living large (and alone) for $4.65mm
I can read the broker babble (“2 bed”) as well as the next guy, but the floor plan and pictures associated with the “1,669 sq ft” Manhattan loft #6 at 42 White Street make it clear that there is a single bedroom, with a “den” upstairs that lacks a closet (but has a pool table; and a wet bar). The lack of a proper 2nd bedroom was hardly a problem, however, as this penthouse loft’s other charms include 4 terraces and a roof deck, indoor and outdoor grills, and other things we will get to in due course. When I say “hardly a problem” I mean to refer to the mere 6 weeks this was on the market and to embrace the fact that it sold above ask. One more thing, which I will repeat for emphasis: this is a “1,669 sq ft” penthouse (with all that outdoor space, yes) that just sold for $4.65mm.
That brief history and stunning conclusion (to market September 6 at $4.495mm, in contract by October 17, sold on February 8) says far more about the quality of the loft than the photos and the broker babble. The babble has some powerful adverbs and proper proper names, but I could read it six times and scroll through the pix again and again and still not be prepared for a $4.65mm experience.
There’s nothing wrong with the photos or descriptions, mind you, I just have to believe the space shows better in real life than on the inter-tubes. (Pardon me, but the surface of the large terrace in pic #5 can’t really be the cheesy suburban astroturf that it appears to be in the photo … right?) But the photos were a major piece of the marketing campaign that did its job extraordinarily well . (When I say “extraordinarily well” I mean 6 weeks to get a deal above ask for a loft that may be impossible to comp.)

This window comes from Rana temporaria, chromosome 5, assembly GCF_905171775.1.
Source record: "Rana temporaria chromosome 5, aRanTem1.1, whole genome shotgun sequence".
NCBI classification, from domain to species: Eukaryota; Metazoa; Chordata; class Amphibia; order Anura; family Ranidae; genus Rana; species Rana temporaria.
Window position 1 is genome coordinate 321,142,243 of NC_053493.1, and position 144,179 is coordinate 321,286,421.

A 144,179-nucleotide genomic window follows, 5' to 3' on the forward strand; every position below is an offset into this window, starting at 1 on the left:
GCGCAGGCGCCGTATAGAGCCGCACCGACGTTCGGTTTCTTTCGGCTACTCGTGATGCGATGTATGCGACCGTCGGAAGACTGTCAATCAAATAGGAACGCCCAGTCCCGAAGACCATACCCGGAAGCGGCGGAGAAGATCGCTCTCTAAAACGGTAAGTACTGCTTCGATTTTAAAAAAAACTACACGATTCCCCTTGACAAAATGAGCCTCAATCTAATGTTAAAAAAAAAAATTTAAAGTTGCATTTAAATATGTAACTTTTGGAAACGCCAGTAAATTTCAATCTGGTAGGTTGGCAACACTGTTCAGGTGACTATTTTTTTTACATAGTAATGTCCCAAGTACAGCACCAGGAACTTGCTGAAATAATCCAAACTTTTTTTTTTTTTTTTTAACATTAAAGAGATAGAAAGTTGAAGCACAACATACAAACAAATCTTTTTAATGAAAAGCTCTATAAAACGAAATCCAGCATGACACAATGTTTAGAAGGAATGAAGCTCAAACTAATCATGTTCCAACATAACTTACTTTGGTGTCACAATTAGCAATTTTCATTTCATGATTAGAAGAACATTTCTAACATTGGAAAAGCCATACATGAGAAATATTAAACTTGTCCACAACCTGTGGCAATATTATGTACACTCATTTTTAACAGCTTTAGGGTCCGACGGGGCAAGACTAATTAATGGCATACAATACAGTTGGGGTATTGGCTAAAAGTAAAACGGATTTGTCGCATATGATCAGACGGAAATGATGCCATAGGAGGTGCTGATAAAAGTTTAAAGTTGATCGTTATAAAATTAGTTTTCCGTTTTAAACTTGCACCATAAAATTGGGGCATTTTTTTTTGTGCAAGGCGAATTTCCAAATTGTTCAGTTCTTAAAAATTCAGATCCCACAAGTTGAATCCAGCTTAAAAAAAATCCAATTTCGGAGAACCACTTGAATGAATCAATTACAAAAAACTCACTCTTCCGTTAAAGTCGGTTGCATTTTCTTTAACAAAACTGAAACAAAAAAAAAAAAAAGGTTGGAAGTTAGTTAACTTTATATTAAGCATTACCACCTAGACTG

You do see the sweeping stairway in two listing photos, but I’d like a more direct shot of an “architectural masterpiece” (if the world ran according to Manhattan Loft Guy, that is). All in all, there are only 4 interior photos, so I guess I feel cheated not having more. The buyer did not feel cheated, of course; though the one who bid that guy up but did not win the bid may feel cheated, he won’t be blaming the listing photos.
when is so much of a good thing too much?
Our listing system says the 5 outdoor spaces total “1,500 sq ft”. My eyeball geometry thinks that is pretty accurate, as the interior is only “1,699 sq ft”. It feels a little like the kid in the candy store complaining that he was left there too long with too much money, but these 5 spaces are an embarrassment of riches. I wonder how long you’d have to live there before you considered it an imposition to climb the last set of stairs, to go from the south-facing 360 sq ft terrace off the den up to the larger roof deck (with what looks on The Google like a 360 degree view).
The Miller addressed this issue in his seminal post, on which I riff regularly. As you will see in my May 6, 2010 post in which I started riffing, The Miller would generally start discounting outdoor space if it exceeds 50% of the size of the interior. This outdoor space of this penthouse loft is 90% of the size of the interior. The Miller’s point about the general way to approach this is that there has to be a point of diminishing returns, when (say) outdoor space up to 50% of the interior is worth more than the ‘excess’ over 50%. An owner can, for example, designate different uses for these 5 spaces (the jacuzzi suggests cigars on that terrace also, certainly the grill on the south den terrace and the wet bar in the den suggest meals will be taken there, but … you see the problem). The interior has 4 rooms (if you count the open kitchen as separate from the living room), while outdoors there are 5 rooms.